Next: Anomalous Dispersion and Resonant Up: Wave Propagation in Uniform Previous: Introduction

# Form of Dielectric Constant

Consider an electromagnetic wave propagating through a transparent, isotropic, dielectric medium. The electric displacement inside the medium is given by (776)

where is the electric polarization. Because electrons are much lighter than ions (or atomic nuclei), we would expect the former to displace further than the latter under the influence of an electric field. Thus, to a first approximation, the polarization, , is determined by the electron response to the wave. Suppose that the electrons displace an average distance from their rest positions in the presence of the wave. It follows that (777)

where is the number density of electrons, and the electron charge.

Let us assume that the electrons are bound quasi-elastically'' to their rest positions, so that they seek to return to these positions when displaced from them by an electric field. It follows that satisfies a differential equation of the form (778)

where is the electron mass, is the restoring force, and denotes a partial derivative with respect to time. The previous equation can also be written (779)

where (780)

is the characteristic oscillation frequency of the electrons. In almost all dielectric media, this frequency lies in the far ultraviolet region of the electromagnetic spectrum. Note that we have added a phenomenological damping term, , to Equation (780), in order to take into account the fact that an electron excited by an impulsive electric field does not oscillate for ever. In fact, electrons in dielectric media act like high-Q oscillators, which is another way of saying that the dimensionless damping constant, , is typically much less than unity. Thus, an electron in a dielectric medium rings'' for a long time after being excited by an electromagnetic impulse.

Let us assume that the electrons oscillate in sympathy with the wave at the wave frequency, . It follows from Equation (780) that (781)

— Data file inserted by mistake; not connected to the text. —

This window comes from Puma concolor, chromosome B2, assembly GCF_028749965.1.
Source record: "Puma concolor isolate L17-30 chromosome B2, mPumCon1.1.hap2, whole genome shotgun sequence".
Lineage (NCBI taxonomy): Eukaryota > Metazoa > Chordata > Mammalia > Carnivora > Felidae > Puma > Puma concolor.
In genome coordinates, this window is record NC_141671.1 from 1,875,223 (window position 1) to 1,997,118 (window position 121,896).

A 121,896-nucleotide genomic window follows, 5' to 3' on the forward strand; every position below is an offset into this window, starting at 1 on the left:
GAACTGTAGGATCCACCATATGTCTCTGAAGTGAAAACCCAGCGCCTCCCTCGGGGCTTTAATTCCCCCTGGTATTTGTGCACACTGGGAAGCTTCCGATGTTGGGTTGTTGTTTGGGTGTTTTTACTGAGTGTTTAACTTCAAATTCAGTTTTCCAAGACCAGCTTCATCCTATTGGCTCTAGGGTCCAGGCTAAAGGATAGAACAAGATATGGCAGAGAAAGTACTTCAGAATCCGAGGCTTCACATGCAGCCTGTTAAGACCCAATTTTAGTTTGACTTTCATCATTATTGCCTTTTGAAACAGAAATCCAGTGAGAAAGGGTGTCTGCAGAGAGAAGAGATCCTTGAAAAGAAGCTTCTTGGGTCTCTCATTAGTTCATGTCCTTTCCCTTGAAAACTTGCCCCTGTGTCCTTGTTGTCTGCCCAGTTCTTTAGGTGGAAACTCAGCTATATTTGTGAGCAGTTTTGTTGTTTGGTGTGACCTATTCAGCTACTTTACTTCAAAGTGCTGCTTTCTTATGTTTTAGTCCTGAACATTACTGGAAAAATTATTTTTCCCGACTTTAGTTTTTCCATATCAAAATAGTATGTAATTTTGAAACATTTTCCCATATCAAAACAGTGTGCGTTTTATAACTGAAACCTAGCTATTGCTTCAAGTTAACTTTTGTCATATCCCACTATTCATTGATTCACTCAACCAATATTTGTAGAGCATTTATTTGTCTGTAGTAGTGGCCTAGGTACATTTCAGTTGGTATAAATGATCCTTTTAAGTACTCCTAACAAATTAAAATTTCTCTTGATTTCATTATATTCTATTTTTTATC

Here, we have neglected the response of the electrons to the magnetic component of the wave. It is easily demonstrated that this is a good approximation provided the electrons do not oscillate with relativistic velocities (i.e., provided the amplitude of the wave is not too large--see Section 7.7). Thus, Equation (778) yields (782)

Because, by definition, (783)

it follows that (784)

Thus, the index of refraction is indeed frequency dependent. Because typically lies in the ultraviolet region of the spectrum (and ), it is clear that the denominator, , is positive throughout the visible spectrum, and is larger at the red than at the blue end of this spectrum. This implies that blue light is refracted more strongly than red light. This state of affairs, in which higher frequency waves are refracted more strongly than lower frequency waves, is termed normal dispersion. Incidentally, an expression, like the previous one, that (effectively) specifies the phase velocity of waves propagating through a dielectric medium, as a function of their frequency, is usually called a dispersion relation.

Let us now suppose that there are molecules per unit volume, with electrons per molecule, and that, instead of a single oscillation frequency for all electrons, there are electrons per molecule with oscillation frequency and damping constant . It is easily demonstrated that Equation (785) generalizes to give (785)

where the oscillator strengths, , satisfy the sum rule, (786)

A more exact quantum mechanical treatment of the response of an atom, or molecule, to a low amplitude electromagnetic wave also leads to a dispersion relation of the previous form, except that the quantities , , and can, in principle, be calculated exactly. In practice, this is too difficult, except in very simple cases.

Because the damping constants, , are generally small compared to unity, it follows from Equation (786) that is a predominately real quantity at most wave frequencies. The factor is positive for , and negative for . Thus, at low frequencies (i.e., below the smallest ) all of the terms appearing in the sum on the right-hand side of (786) are positive, and is consequently greater than unity. As is raised, such that it exceeds successive values, more and more negative terms occur in the sum, until eventually the whole sum is negative, and is less than unity. Hence, at very high frequencies, electromagnetic waves propagate through dielectric media with phase velocities that exceed the velocity of light in a vacuum. For , Equation (786) predicts strong variation of the refractive index with frequency. Let us examine this phenomenon more closely.   Next: Anomalous Dispersion and Resonant Up: Wave Propagation in Uniform Previous: Introduction
Richard Fitzpatrick 2014-06-27